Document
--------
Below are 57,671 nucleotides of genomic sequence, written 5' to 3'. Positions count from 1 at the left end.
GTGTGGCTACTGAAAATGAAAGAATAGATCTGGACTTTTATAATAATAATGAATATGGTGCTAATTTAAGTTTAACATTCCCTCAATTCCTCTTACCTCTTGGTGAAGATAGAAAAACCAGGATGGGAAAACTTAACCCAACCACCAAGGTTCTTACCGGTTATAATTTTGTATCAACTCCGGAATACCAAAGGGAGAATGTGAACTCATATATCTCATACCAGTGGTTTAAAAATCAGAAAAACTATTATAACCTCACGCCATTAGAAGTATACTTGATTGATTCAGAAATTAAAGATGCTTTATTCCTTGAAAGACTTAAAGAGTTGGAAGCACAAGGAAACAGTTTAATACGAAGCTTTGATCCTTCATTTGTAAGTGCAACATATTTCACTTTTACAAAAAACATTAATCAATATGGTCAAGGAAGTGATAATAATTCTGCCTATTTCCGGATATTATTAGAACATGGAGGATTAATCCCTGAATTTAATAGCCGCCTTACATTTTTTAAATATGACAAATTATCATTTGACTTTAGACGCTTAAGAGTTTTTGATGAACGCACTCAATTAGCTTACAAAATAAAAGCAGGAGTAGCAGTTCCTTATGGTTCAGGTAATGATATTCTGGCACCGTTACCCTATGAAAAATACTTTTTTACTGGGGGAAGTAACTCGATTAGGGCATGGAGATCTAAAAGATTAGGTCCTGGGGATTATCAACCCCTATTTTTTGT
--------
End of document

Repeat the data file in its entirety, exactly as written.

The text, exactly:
Below are 57,671 nucleotides of genomic sequence, written 5' to 3'. Positions count from 1 at the left end.
GTGTGGCTACTGAAAATGAAAGAATAGATCTGGACTTTTATAATAATAATGAATATGGTGCTAATTTAAGTTTAACATTCCCTCAATTCCTCTTACCTCTTGGTGAAGATAGAAAAACCAGGATGGGAAAACTTAACCCAACCACCAAGGTTCTTACCGGTTATAATTTTGTATCAACTCCGGAATACCAAAGGGAGAATGTGAACTCATATATCTCATACCAGTGGTTTAAAAATCAGAAAAACTATTATAACCTCACGCCATTAGAAGTATACTTGATTGATTCAGAAATTAAAGATGCTTTATTCCTTGAAAGACTTAAAGAGTTGGAAGCACAAGGAAACAGTTTAATACGAAGCTTTGATCCTTCATTTGTAAGTGCAACATATTTCACTTTTACAAAAAACATTAATCAATATGGTCAAGGAAGTGATAATAATTCTGCCTATTTCCGGATATTATTAGAACATGGAGGATTAATCCCTGAATTTAATAGCCGCCTTACATTTTTTAAATATGACAAATTATCATTTGACTTTAGACGCTTAAGAGTTTTTGATGAACGCACTCAATTAGCTTACAAAATAAAAGCAGGAGTAGCAGTTCCTTATGGTTCAGGTAATGATATTCTGGCACCGTTACCCTATGAAAAATACTTTTTTACTGGGGGAAGTAACTCGATTAGGGCATGGAGATCTAAAAGATTAGGTCCTGGGGATTATCAACCCCTATTTTTTGT